Herbicide resistance an increasing phenomenon

Ray Mueller

CHILTON – As the instances of weed resistance grow in number, farmers will face higher costs for controlling those weeds and perhaps even losses on crop yields.

That was the message from Darrel Daniels, a Syngenta regional agronomist based at Hartford, to attendees at the 2017 annual meeting of the Calumet County Forage Council. He noted that individual weed plants can produce hundreds of thousands or even a million seeds.

Darrel  Daniels

Incidence of resistance

Daniels described how resistance to certain herbicides by weeds that are prevalent in Wisconsin has generally come from the south and cited some of the measures that farmers have resorted to in order to cope with certain weeds, particularly Palmer amaranth. Those measures include burning both the seed laden weed plants and the soybean residue from fields infested with resistant weeds.

About one-third of Wisconsin's 72 counties having at least one case of confirmed or suspected resistance by water hemp to glyphosate while three counties have some Palmer amaranth that's resistant to glyphosate, Daniels pointed out. Those confirmations have been made in laboratory tests at the University of Wisconsin in Madison or through a $50 tissue assay performed by the University of Illinois.

Through 2005, no Palmer amaranth resistant was detected in Arkansas but by 2010 it had spread to one half of the state's counties, Daniels reported. In Illinois, a great majority of the counties have confirmed cases of Palmer amaranth resistance, he added. Another problem in Illinois is that some water hemp has resistance to both glyphosate and PPO active ingredients, he observed.

Control measures

Controlling the two weeds in soybeans is assured only with the small portion of soybeans with the Liberty Link trait for herbicide tolerance, Daniels indicated. The introduction of RR Xtend soybeans, which tolerate dicamba herbicide, is not an answer because it is not very effective with water hemp or Palmer amaranth, he stated.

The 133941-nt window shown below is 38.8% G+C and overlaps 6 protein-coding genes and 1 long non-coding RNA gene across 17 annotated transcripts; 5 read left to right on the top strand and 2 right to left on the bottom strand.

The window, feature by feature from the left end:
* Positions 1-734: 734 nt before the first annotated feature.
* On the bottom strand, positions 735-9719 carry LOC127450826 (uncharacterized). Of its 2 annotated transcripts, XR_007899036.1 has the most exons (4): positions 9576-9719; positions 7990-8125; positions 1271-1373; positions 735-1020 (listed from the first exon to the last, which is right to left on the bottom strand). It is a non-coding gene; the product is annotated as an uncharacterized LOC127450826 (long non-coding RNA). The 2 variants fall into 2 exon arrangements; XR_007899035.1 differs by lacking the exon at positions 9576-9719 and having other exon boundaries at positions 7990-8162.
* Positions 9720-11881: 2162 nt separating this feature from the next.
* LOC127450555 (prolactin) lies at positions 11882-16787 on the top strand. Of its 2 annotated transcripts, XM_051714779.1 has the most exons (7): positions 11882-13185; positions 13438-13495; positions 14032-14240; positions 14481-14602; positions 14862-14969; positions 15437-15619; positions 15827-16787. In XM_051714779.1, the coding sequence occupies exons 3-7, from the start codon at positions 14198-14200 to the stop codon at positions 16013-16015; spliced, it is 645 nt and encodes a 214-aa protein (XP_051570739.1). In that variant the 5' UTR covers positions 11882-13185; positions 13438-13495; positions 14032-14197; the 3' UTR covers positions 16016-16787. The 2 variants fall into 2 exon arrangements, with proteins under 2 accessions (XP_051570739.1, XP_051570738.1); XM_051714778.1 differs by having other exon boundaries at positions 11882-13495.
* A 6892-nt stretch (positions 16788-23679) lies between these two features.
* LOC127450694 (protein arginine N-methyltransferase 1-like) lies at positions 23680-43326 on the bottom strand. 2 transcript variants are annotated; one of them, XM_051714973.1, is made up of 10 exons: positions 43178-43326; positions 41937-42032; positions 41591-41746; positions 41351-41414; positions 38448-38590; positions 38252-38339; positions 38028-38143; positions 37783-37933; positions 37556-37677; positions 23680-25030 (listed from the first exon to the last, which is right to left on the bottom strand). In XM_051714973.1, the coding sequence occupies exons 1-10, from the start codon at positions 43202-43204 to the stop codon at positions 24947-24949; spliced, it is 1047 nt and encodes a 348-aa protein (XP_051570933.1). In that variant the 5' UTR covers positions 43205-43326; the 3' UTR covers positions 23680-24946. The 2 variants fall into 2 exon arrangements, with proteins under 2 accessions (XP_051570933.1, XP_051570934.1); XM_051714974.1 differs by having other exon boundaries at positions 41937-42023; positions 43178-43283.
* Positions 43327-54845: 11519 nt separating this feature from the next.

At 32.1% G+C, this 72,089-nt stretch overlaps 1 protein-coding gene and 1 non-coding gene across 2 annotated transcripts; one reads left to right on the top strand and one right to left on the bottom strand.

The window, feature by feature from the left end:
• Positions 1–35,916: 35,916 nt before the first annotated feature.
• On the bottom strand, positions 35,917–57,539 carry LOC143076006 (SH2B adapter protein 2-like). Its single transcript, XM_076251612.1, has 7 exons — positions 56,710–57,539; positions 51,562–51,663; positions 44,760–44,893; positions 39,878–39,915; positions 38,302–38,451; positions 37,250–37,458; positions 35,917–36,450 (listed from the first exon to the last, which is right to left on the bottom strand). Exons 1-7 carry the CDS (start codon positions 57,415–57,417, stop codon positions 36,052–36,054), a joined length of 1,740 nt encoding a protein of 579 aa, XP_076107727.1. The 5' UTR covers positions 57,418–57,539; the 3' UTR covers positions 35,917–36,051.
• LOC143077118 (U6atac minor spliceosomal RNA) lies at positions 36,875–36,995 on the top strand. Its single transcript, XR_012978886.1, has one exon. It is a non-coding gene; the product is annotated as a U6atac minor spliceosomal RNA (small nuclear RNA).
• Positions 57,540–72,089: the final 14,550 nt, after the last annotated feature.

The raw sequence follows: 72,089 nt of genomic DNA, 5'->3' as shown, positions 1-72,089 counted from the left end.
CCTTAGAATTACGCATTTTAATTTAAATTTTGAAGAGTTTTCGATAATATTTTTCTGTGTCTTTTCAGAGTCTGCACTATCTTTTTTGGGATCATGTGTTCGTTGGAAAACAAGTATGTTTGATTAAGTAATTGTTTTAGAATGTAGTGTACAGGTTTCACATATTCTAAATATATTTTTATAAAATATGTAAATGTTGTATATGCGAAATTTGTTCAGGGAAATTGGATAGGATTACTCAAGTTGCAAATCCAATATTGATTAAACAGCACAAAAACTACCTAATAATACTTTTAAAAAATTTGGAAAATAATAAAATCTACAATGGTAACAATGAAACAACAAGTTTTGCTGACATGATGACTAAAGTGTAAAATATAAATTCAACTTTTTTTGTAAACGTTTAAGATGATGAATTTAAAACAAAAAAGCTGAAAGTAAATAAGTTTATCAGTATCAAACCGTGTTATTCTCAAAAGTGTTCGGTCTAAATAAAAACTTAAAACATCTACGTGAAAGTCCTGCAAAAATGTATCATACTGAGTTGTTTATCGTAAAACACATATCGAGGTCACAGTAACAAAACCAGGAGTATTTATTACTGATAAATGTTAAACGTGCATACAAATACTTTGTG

With water hemp being a major concern in Wisconsin, one way to control the spread of weed seeds is by a thorough cleaning of combines, Daniels advised. He acknowledged that this is a tough task, given that a combine is likely to contain 125 to 150 pounds of grain and bio-matter when shut down.

For the most part, however, the recommended and higher cost practice is to apply both pre-emergent and post-emergent herbicides to corn and soybeans and to have at least two different modes of action in a given year, Daniels stated. Because much of the water hemp doesn't germinate until early July, it is also important to use a Group 15 chemistry post-emergent herbicide with a residual, he explained.

Farmers who also grow alfalfa need to control weeds when corn and soybeans are being grown rather than trying to do so within an alfalfa stand, Daniels emphasized. For a burndown herbicide, he suggested gramoxone, noting that Syngenta has cut its price by 50 percent for 2017.

If there's one good point about water hemp and Palmer amaranth, it's that their seeds retain viability for only a few years compared to the much longer period for the more traditional field weeds such as ragweed an pigweed, Daniels noted.

Farmers and crop consultants who suspect the presence of resistant weeds, even after full rate application of the appropriate herbicide, can report this to their product supplier, whether Syngenta or another company, Daniels observed. He noted, however, that confirmatory testing would be referred to the Extension Service in Wisconsin or Illinois